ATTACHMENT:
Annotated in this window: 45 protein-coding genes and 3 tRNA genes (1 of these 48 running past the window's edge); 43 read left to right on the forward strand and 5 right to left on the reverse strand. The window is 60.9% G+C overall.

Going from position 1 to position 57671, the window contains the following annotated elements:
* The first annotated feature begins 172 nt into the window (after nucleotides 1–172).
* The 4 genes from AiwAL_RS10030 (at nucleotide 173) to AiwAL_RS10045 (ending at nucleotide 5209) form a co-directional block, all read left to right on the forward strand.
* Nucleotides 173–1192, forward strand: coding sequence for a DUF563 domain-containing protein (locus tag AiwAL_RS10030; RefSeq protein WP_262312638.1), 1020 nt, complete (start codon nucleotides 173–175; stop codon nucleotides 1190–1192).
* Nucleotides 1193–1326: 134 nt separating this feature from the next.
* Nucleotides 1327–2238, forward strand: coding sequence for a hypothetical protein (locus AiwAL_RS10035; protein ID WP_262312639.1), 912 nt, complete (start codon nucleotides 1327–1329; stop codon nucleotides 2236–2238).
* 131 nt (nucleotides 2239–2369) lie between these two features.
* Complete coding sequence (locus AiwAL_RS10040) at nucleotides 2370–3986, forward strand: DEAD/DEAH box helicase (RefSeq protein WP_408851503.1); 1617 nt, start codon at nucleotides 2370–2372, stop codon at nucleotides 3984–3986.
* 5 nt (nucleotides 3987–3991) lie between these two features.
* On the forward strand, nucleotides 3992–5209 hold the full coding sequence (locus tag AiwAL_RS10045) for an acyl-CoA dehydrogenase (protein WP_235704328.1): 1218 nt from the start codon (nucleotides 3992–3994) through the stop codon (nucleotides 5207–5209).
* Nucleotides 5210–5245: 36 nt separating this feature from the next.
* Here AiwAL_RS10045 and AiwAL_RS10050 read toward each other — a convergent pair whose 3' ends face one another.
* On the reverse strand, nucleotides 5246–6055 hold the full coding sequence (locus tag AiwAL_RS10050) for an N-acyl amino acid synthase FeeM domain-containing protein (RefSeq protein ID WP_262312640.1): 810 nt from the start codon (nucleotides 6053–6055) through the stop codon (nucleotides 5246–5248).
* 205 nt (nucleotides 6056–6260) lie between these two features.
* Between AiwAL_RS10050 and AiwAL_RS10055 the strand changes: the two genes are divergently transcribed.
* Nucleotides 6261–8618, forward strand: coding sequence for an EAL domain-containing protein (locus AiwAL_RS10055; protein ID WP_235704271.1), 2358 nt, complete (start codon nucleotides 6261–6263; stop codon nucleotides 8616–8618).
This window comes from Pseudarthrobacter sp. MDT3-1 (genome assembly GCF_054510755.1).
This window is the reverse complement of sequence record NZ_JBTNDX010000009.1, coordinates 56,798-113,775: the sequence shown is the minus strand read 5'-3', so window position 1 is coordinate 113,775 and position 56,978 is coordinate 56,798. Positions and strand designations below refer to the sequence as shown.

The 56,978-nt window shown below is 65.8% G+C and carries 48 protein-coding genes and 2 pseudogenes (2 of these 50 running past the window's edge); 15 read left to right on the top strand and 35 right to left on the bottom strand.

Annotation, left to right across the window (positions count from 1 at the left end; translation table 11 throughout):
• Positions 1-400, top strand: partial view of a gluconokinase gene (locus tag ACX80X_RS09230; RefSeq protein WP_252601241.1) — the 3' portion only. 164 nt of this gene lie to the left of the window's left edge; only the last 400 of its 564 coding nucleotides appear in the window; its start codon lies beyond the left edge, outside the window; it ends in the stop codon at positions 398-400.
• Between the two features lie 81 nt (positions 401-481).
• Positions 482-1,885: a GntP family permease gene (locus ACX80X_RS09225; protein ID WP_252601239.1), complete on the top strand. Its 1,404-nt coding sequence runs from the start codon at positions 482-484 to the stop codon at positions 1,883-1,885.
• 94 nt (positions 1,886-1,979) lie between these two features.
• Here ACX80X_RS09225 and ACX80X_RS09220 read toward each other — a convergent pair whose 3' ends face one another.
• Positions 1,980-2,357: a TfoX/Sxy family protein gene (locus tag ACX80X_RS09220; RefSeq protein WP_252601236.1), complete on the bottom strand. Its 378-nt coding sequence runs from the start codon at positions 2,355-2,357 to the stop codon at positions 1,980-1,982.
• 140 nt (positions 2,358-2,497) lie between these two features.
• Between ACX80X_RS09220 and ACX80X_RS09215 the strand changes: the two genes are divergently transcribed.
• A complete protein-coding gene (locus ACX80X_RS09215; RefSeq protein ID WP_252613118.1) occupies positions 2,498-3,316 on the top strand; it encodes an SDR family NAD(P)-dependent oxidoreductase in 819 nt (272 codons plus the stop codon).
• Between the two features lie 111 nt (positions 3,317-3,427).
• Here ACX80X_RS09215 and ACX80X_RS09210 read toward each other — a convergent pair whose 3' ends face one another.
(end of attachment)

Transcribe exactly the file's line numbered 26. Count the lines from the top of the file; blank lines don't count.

• Here ACX80X_RS09225 and ACX80X_RS09220 read toward each other — a convergent pair whose 3' ends face one another.